In the 1980’s, besides Semiotics, the Brazilian intelligentsia adhered to new ideas coming on one side from Mikhail Bahktin’s as well as from the Russian school led by Yuri Lotman’s theories, and on the other from the Frankfurt School with Walter Benjamin’s and Theodore Adorno’s influence.

In the 90’s, emphasis was being given to text and discourse studies, a major concern for Linguistics in Brazil nowadays, intersecting with Semiotics. To explain the present state, Barros (1999) quotes Guimarães Rosa: “tão claro como água suja” (as clear as dirty water). In other words, these two words dialogue with Logics and Philosophy of Language, Structural Anthropology, Cognitive Studies, Lacanian Psychoanalysis, historical materialism, etc., thus remaining in a zone of instability and in an in-between space (185). Barros synthesizes the tendencies of text and discourse studies into seven major research fields and refers to the institutions were they are studied: 1. Discourse analysis (mainly French school), 2. Narrative and discursive Semiotics, 3. various English theories of discourse, 4. textual linguistics, 5. functionalist studies, 6. conversation analysis and 7. an eclectic field that dialogues with theory of Literature, Semiology, Pragmatics and Semantics.

Another group linked to Applied Linguistics at the Catholic University of São Paulo, starting with the studies on Fonoaudiologia (Speech Therapy) and then integrated Semiotics, mainly non-verbal signs and gestures into their research. Claudia Cotes started coaching TV anchor people how to convincingly convey their messages, furthermore new reporters began this training. Finally, it evolved to preparing specialists to do this same teaching all over the country due to demand from broadcasting stations. All TV stations have nowadays a speech therapy service, and more than 50 professionals have been adequately trained in the country. Within Linguistics, at the University of São Paulo, there is a Research Group on Semiotics, previously directed by José Luis Fiorin and, nowadays, by Ivan and Marcos Lopes and Luiz Tatit.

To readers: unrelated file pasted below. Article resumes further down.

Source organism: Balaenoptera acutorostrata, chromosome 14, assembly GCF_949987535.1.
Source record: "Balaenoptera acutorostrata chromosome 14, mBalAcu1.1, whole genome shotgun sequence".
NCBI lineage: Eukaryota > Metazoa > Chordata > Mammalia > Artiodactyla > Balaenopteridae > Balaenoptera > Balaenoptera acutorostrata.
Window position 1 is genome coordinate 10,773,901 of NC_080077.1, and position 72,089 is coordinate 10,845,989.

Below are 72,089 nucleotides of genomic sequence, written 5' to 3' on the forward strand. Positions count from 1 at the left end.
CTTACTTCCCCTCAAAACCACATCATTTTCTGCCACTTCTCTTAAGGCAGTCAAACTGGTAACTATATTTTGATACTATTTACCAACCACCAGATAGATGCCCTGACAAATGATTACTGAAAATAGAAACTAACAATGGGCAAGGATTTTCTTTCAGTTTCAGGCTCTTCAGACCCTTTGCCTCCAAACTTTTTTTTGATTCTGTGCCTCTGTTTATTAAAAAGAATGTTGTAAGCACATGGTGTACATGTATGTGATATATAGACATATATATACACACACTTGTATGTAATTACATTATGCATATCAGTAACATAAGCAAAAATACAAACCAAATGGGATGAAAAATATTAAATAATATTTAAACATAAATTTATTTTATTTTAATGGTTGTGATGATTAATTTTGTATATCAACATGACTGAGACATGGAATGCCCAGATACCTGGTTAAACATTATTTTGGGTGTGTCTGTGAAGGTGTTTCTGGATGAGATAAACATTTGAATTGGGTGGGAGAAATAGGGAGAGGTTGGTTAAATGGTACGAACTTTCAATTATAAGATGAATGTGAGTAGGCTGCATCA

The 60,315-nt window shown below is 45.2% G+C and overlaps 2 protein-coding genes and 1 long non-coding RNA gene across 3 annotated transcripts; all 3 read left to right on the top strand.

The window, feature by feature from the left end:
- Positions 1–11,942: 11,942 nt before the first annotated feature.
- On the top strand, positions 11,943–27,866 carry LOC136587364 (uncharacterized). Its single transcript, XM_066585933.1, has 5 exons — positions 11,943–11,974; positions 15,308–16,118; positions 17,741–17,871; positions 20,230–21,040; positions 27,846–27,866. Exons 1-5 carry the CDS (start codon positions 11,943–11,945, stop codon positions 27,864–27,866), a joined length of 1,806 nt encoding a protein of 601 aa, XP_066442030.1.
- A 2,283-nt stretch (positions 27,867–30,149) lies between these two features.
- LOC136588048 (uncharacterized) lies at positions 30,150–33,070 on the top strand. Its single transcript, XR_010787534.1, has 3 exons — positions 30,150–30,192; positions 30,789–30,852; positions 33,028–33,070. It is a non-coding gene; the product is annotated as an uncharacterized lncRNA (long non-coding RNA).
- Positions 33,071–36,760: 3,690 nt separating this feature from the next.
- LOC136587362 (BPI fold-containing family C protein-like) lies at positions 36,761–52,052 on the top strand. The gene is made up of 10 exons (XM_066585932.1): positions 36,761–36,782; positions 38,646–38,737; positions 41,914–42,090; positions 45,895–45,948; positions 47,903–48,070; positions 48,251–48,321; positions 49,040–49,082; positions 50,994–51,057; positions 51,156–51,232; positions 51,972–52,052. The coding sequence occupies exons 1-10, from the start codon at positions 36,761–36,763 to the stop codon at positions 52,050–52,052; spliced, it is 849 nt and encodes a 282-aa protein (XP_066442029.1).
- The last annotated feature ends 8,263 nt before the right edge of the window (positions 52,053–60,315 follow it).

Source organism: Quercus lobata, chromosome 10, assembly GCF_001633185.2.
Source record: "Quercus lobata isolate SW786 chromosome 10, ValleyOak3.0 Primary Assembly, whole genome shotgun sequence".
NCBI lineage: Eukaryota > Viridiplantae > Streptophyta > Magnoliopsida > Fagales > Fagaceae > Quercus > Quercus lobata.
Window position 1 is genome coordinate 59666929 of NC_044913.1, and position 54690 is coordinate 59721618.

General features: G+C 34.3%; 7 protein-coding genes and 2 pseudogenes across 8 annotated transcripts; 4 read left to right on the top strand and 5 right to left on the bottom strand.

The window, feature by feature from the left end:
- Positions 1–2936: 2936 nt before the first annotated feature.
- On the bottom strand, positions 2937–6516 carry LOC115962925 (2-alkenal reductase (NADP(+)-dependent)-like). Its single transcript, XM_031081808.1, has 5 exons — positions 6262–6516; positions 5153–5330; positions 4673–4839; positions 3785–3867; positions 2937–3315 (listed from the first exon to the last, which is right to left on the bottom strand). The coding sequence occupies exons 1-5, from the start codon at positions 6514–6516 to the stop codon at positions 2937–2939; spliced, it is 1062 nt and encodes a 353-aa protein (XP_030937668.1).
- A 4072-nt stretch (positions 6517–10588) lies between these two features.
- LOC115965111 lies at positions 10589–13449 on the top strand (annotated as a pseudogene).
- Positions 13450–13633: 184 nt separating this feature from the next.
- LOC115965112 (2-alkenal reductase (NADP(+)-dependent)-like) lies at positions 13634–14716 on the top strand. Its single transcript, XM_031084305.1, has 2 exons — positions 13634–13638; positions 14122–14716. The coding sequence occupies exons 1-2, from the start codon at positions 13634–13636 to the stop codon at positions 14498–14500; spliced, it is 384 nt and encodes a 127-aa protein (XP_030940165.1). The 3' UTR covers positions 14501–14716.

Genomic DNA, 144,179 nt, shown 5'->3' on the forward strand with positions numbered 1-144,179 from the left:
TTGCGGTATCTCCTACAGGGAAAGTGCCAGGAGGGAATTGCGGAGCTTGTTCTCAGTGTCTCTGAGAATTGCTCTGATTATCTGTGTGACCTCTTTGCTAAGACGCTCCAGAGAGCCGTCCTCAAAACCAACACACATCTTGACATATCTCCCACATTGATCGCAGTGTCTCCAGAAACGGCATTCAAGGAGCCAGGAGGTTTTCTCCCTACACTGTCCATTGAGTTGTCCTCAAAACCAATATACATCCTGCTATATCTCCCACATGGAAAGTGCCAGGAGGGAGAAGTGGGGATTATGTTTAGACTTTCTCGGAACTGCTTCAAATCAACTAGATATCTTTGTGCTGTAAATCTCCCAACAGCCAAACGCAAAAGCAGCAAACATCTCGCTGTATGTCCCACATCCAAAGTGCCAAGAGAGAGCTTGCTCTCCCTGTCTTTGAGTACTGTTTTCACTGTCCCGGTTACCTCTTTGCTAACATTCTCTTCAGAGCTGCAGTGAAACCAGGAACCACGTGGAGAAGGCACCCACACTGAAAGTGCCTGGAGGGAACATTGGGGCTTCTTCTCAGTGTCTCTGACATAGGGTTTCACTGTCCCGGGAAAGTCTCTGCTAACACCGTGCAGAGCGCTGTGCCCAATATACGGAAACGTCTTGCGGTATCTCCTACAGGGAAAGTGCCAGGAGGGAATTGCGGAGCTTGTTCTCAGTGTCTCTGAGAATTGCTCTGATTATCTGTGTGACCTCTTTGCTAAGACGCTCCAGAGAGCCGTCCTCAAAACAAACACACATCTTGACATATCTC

Semiosfera, within the field of Semiotics of Culture, is a Research Group for the Study of Semiosphere, OKTIABR, that has been active both in research as in meetings, working together with the School of Tartu, in Moscow. Irene Machado has been a major figure in this group. The concept Semiosphere was first used by Juri Lotman in 1984. One of the aspects studied by the group is semiodiversity. According to Machado,“Semiodiversity is a concept to denominate the sphere of life that refers, particularly, to the realm of signs. Although it has been created in the context of biodiversity, it assigns a wider territory, which is almost unknown. [ ] semiodiversity aims at accounting for the radicality that concerns the variety of signs.” (Machado 11).